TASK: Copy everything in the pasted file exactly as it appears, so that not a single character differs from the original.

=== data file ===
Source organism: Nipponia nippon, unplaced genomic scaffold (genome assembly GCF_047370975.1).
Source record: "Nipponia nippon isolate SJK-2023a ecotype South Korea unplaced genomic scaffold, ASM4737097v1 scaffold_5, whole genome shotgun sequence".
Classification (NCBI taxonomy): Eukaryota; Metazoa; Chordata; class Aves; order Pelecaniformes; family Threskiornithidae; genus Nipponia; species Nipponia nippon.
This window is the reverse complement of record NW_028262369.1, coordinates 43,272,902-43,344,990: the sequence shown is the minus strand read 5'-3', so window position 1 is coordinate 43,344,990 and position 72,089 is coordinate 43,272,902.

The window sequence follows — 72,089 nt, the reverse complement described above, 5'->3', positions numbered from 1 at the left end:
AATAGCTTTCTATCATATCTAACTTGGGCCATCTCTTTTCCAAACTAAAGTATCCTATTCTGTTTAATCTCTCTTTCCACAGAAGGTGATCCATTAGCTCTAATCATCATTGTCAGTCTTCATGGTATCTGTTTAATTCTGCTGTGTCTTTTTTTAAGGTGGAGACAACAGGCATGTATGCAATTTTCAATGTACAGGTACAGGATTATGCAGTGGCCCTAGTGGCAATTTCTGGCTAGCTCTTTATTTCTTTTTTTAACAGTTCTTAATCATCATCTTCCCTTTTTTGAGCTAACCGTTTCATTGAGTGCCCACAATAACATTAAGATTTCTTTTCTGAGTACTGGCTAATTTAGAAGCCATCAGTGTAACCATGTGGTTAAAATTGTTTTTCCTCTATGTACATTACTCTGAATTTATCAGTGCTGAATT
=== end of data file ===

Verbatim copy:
Source organism: Nipponia nippon, unplaced genomic scaffold (genome assembly GCF_047370975.1).
Source record: "Nipponia nippon isolate SJK-2023a ecotype South Korea unplaced genomic scaffold, ASM4737097v1 scaffold_5, whole genome shotgun sequence".
Classification (NCBI taxonomy): Eukaryota; Metazoa; Chordata; class Aves; order Pelecaniformes; family Threskiornithidae; genus Nipponia; species Nipponia nippon.
This window is the reverse complement of record NW_028262369.1, coordinates 43,272,902-43,344,990: the sequence shown is the minus strand read 5'-3', so window position 1 is coordinate 43,344,990 and position 72,089 is coordinate 43,272,902.

The window sequence follows — 72,089 nt, the reverse complement described above, 5'->3', positions numbered from 1 at the left end:
AATAGCTTTCTATCATATCTAACTTGGGCCATCTCTTTTCCAAACTAAAGTATCCTATTCTGTTTAATCTCTCTTTCCACAGAAGGTGATCCATTAGCTCTAATCATCATTGTCAGTCTTCATGGTATCTGTTTAATTCTGCTGTGTCTTTTTTTAAGGTGGAGACAACAGGCATGTATGCAATTTTCAATGTACAGGTACAGGATTATGCAGTGGCCCTAGTGGCAATTTCTGGCTAGCTCTTTATTTCTTTTTTTAACAGTTCTTAATCATCATCTTCCCTTTTTTGAGCTAACCGTTTCATTGAGTGCCCACAATAACATTAAGATTTCTTTTCTGAGTACTGGCTAATTTAGAAGCCATCAGTGTAACCATGTGGTTAAAATTGTTTTTCCTCTATGTACATTACTCTGAATTTATCAGTGCTGAATT